Economic Business and Social Structure Review Report

 In 2017, Flinders Council was successful in an application for Building Better Regions Funding (Community Investment Stream) to undertake an independent review of Flinders Island’s disadvantage in relation to the structural and financial operation of Flinders Council and the Furneaux Islands. We are generally significantly disadvantaged due to our remoteness, as we are not connected to a greater land mass, are made up of 52 islands and have a very small population and rate base relative to our geographical size.

FTI Consulting was commissioned to undertake the review and has, over the past 18 months, worked extensively with the Community to supplement known data. The Economic Business and Social Structure Review Report can be downloaded here.

 The report will form part of future Strategic and Annual Planning for Flinders Council and is made available to the Community to use as a resource to refine policies to justify increased support to the Flinders Council region; and to enable local organisations to more effectively plan, target and deliver job opportunities, goods and services.

 Notwithstanding Flinders Island’s many strengths the report identifies five immediate challenges for consideration by Flinders Council and the Community.

1         There is a quantifiable disadvantage of between $346 - $612/per household per week ($17,992 - $31,824 per household per annum) associated with living on Flinders Island, depending on dwelling structure.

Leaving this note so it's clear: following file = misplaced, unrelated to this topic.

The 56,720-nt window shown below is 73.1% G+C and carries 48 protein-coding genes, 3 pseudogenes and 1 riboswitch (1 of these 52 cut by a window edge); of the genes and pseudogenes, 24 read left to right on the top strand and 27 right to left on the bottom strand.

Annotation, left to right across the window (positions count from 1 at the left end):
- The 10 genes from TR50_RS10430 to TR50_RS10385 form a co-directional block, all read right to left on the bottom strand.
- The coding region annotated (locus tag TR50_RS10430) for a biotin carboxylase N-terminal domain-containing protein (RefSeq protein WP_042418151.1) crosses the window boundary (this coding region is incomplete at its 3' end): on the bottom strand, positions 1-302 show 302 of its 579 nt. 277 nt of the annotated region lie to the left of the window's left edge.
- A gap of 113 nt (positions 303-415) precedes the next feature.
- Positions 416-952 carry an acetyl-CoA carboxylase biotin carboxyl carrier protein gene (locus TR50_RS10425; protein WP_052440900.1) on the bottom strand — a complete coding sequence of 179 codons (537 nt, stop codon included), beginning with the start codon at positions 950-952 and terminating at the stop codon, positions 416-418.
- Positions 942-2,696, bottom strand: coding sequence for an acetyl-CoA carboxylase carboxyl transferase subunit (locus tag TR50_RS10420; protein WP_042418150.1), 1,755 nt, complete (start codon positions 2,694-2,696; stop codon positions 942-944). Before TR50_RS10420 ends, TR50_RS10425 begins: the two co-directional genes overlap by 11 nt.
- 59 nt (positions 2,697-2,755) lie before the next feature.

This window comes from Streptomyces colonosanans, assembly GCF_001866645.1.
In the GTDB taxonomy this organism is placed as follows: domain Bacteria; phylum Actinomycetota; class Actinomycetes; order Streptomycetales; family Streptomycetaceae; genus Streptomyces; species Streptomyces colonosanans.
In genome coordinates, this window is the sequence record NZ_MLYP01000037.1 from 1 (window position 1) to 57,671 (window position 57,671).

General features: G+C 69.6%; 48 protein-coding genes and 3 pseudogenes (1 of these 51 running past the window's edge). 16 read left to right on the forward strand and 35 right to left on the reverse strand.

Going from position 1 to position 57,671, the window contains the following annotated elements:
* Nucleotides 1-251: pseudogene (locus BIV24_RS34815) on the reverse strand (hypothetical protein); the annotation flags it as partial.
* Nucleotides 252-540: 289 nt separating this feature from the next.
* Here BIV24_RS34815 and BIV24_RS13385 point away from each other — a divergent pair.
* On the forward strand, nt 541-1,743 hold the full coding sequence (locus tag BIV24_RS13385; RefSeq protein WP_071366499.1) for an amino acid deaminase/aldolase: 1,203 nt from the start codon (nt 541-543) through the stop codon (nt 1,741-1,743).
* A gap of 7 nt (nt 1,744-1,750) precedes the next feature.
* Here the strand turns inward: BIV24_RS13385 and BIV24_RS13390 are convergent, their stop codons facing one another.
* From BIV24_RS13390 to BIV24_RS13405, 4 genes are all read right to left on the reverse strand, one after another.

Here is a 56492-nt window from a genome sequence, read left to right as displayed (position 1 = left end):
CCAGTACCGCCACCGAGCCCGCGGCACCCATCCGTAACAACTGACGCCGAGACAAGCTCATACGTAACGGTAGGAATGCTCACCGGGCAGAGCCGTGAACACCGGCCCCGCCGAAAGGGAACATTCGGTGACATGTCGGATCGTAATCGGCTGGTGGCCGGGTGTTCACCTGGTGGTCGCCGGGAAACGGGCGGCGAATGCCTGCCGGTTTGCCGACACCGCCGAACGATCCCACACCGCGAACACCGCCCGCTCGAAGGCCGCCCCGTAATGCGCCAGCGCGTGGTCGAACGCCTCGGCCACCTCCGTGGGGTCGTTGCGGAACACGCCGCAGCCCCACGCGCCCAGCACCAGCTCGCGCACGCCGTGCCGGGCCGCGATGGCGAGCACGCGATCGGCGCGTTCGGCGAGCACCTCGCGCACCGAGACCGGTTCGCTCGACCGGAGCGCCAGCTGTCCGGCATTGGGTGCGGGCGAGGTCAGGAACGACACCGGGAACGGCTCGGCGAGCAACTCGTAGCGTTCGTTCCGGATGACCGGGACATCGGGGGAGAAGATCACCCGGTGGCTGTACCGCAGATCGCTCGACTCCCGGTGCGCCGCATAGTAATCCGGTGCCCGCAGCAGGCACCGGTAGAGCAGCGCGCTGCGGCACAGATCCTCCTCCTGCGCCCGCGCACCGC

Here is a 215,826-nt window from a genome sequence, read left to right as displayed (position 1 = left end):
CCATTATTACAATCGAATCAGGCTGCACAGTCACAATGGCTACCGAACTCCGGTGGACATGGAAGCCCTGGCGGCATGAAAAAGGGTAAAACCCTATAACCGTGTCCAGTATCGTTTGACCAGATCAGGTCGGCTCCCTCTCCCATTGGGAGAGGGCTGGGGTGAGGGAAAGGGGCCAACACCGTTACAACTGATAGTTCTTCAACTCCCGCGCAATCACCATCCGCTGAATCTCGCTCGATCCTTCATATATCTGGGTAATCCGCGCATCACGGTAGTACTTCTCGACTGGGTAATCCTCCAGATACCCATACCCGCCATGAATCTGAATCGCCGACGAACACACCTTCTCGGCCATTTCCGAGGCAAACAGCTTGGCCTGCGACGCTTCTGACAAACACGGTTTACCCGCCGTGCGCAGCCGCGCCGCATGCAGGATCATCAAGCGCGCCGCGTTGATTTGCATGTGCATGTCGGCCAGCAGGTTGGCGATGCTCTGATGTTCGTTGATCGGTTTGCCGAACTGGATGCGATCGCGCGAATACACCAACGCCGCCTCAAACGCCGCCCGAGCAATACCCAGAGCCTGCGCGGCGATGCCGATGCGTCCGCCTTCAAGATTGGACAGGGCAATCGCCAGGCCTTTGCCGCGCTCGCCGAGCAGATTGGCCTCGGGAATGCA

2         That Flinders Island will need to grow its population if it is to sustain the amenity, quality of life and opportunity it has enjoyed in the past.

3         That Flinders Island will likely reach a ‘tipping point’ in seven years, in which its own population will not be able to maintain essential public and private services, because its resident working population will reduce to fewer than 472 people.

4         The costs of providing services (infrastructure and social services, residents and visitors, public and private) will grow and Flinders Island will become increasingly dependent on outside resourcing. Government intervention could potentially be a ‘last resort’, if sustainable structural funding models are not realised and due weight not put on factors of ‘remoteness’.

5         Developing future opportunities for a sustainable future will require investment in infrastructure, solutions to housing, and innovative approaches to fit-for-purpose regulation.

This is a major piece of work that has the potential to be a catalyst for positive change for the development of the municipality, provided the recommended actions are implemented.

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